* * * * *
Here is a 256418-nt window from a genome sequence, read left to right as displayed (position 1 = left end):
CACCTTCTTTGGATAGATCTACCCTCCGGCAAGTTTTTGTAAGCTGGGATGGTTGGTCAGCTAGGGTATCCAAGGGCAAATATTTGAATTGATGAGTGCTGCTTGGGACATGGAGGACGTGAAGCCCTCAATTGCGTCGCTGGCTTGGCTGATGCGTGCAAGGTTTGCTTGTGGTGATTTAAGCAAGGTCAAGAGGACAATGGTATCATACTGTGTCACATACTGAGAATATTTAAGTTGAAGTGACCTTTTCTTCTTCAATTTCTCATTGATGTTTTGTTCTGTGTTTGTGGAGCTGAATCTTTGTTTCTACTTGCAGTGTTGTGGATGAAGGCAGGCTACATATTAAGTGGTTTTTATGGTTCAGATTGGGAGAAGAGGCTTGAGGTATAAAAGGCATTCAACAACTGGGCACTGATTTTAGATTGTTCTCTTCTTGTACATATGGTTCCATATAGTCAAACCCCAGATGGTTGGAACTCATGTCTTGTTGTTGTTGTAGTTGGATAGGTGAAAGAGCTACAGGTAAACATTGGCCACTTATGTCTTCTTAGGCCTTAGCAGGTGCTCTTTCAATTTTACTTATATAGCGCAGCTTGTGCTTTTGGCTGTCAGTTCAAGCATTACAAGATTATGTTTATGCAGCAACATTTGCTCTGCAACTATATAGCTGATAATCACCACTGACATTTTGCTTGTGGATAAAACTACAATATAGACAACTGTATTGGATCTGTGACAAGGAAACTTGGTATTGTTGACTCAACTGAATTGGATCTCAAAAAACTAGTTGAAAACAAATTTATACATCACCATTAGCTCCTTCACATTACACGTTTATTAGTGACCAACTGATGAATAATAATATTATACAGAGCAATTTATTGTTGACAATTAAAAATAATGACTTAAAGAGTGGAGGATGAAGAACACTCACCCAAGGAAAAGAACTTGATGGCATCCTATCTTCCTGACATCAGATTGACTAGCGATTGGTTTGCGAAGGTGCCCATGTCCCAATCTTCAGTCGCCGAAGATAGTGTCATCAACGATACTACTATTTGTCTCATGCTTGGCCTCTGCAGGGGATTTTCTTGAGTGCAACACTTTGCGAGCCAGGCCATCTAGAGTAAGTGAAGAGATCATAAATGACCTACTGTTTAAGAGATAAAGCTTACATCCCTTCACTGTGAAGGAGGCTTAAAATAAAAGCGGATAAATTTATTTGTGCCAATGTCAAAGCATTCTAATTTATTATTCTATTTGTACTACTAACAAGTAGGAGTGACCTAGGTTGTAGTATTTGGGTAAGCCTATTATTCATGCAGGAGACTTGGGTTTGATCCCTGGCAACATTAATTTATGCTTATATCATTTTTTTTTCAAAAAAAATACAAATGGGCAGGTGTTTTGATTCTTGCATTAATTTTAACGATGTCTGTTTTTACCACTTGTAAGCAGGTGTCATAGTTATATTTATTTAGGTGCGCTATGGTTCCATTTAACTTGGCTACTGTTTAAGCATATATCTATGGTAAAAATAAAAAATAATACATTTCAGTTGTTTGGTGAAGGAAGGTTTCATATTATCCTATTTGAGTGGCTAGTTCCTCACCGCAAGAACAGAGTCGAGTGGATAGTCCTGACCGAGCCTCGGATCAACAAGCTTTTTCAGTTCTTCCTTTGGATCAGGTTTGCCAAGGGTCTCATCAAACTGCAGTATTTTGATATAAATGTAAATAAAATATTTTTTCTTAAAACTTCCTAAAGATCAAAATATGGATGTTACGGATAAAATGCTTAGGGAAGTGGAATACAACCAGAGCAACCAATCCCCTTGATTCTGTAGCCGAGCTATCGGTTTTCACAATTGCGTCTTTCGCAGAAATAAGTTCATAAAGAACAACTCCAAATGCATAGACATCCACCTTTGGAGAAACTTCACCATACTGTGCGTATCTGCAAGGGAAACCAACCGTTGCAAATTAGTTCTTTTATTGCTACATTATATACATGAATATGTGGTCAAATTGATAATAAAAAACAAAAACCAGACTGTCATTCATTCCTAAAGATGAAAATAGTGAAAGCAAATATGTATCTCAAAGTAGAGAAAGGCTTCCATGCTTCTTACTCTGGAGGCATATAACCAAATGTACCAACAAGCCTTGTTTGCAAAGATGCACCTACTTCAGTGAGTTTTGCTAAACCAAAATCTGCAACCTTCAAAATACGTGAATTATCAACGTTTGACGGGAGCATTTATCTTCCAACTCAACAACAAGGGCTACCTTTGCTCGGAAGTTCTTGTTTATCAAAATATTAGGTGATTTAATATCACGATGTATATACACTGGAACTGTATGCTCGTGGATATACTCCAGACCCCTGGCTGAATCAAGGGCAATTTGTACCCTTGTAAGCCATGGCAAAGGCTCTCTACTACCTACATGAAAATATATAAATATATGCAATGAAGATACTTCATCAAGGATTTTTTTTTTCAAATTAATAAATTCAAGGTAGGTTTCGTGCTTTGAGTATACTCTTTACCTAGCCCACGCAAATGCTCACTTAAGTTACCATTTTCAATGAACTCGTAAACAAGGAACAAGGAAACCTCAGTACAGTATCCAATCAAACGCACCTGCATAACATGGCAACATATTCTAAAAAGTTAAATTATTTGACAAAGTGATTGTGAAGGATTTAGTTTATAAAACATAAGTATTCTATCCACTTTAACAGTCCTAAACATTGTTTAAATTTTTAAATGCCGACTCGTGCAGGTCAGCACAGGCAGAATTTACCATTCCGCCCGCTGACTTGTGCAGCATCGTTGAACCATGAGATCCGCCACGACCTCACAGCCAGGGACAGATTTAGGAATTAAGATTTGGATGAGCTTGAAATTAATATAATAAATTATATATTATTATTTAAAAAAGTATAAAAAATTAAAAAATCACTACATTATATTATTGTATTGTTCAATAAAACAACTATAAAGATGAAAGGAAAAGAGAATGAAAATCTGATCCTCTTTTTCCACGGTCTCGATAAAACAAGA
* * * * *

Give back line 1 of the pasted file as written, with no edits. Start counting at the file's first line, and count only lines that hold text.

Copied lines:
Here is a 256418-nt window from a genome sequence, read left to right as displayed (position 1 = left end):